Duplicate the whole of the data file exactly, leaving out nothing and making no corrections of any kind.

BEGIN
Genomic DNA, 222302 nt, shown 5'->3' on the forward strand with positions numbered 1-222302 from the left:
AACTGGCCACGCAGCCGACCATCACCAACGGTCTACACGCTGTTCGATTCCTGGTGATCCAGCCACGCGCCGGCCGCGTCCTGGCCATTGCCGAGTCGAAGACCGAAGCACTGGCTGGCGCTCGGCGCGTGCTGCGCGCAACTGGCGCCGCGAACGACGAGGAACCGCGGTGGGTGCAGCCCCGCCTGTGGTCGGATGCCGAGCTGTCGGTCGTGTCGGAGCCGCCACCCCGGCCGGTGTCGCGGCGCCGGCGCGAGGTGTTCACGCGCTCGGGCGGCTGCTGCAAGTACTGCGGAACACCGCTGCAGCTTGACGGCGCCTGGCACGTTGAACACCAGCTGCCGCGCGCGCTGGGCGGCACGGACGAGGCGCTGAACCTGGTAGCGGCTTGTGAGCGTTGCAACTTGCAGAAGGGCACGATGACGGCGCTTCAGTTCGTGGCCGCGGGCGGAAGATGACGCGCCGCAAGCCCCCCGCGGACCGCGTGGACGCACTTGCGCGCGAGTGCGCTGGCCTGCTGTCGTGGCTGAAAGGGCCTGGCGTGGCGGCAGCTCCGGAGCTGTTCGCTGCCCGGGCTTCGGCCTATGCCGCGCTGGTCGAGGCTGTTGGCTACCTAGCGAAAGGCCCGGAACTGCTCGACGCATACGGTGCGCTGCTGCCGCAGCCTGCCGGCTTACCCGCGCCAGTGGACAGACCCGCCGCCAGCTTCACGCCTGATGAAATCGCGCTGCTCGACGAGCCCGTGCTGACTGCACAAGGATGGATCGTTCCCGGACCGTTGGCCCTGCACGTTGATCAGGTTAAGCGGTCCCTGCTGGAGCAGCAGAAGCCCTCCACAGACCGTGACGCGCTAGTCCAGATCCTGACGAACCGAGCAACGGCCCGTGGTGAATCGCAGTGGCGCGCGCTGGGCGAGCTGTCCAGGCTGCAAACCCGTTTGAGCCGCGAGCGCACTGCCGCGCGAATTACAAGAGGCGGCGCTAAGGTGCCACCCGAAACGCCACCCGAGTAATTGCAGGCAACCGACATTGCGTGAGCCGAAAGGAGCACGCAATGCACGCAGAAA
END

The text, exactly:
Genomic DNA, 222302 nt, shown 5'->3' on the forward strand with positions numbered 1-222302 from the left:
AACTGGCCACGCAGCCGACCATCACCAACGGTCTACACGCTGTTCGATTCCTGGTGATCCAGCCACGCGCCGGCCGCGTCCTGGCCATTGCCGAGTCGAAGACCGAAGCACTGGCTGGCGCTCGGCGCGTGCTGCGCGCAACTGGCGCCGCGAACGACGAGGAACCGCGGTGGGTGCAGCCCCGCCTGTGGTCGGATGCCGAGCTGTCGGTCGTGTCGGAGCCGCCACCCCGGCCGGTGTCGCGGCGCCGGCGCGAGGTGTTCACGCGCTCGGGCGGCTGCTGCAAGTACTGCGGAACACCGCTGCAGCTTGACGGCGCCTGGCACGTTGAACACCAGCTGCCGCGCGCGCTGGGCGGCACGGACGAGGCGCTGAACCTGGTAGCGGCTTGTGAGCGTTGCAACTTGCAGAAGGGCACGATGACGGCGCTTCAGTTCGTGGCCGCGGGCGGAAGATGACGCGCCGCAAGCCCCCCGCGGACCGCGTGGACGCACTTGCGCGCGAGTGCGCTGGCCTGCTGTCGTGGCTGAAAGGGCCTGGCGTGGCGGCAGCTCCGGAGCTGTTCGCTGCCCGGGCTTCGGCCTATGCCGCGCTGGTCGAGGCTGTTGGCTACCTAGCGAAAGGCCCGGAACTGCTCGACGCATACGGTGCGCTGCTGCCGCAGCCTGCCGGCTTACCCGCGCCAGTGGACAGACCCGCCGCCAGCTTCACGCCTGATGAAATCGCGCTGCTCGACGAGCCCGTGCTGACTGCACAAGGATGGATCGTTCCCGGACCGTTGGCCCTGCACGTTGATCAGGTTAAGCGGTCCCTGCTGGAGCAGCAGAAGCCCTCCACAGACCGTGACGCGCTAGTCCAGATCCTGACGAACCGAGCAACGGCCCGTGGTGAATCGCAGTGGCGCGCGCTGGGCGAGCTGTCCAGGCTGCAAACCCGTTTGAGCCGCGAGCGCACTGCCGCGCGAATTACAAGAGGCGGCGCTAAGGTGCCACCCGAAACGCCACCCGAGTAATTGCAGGCAACCGACATTGCGTGAGCCGAAAGGAGCACGCAATGCACGCAGAAA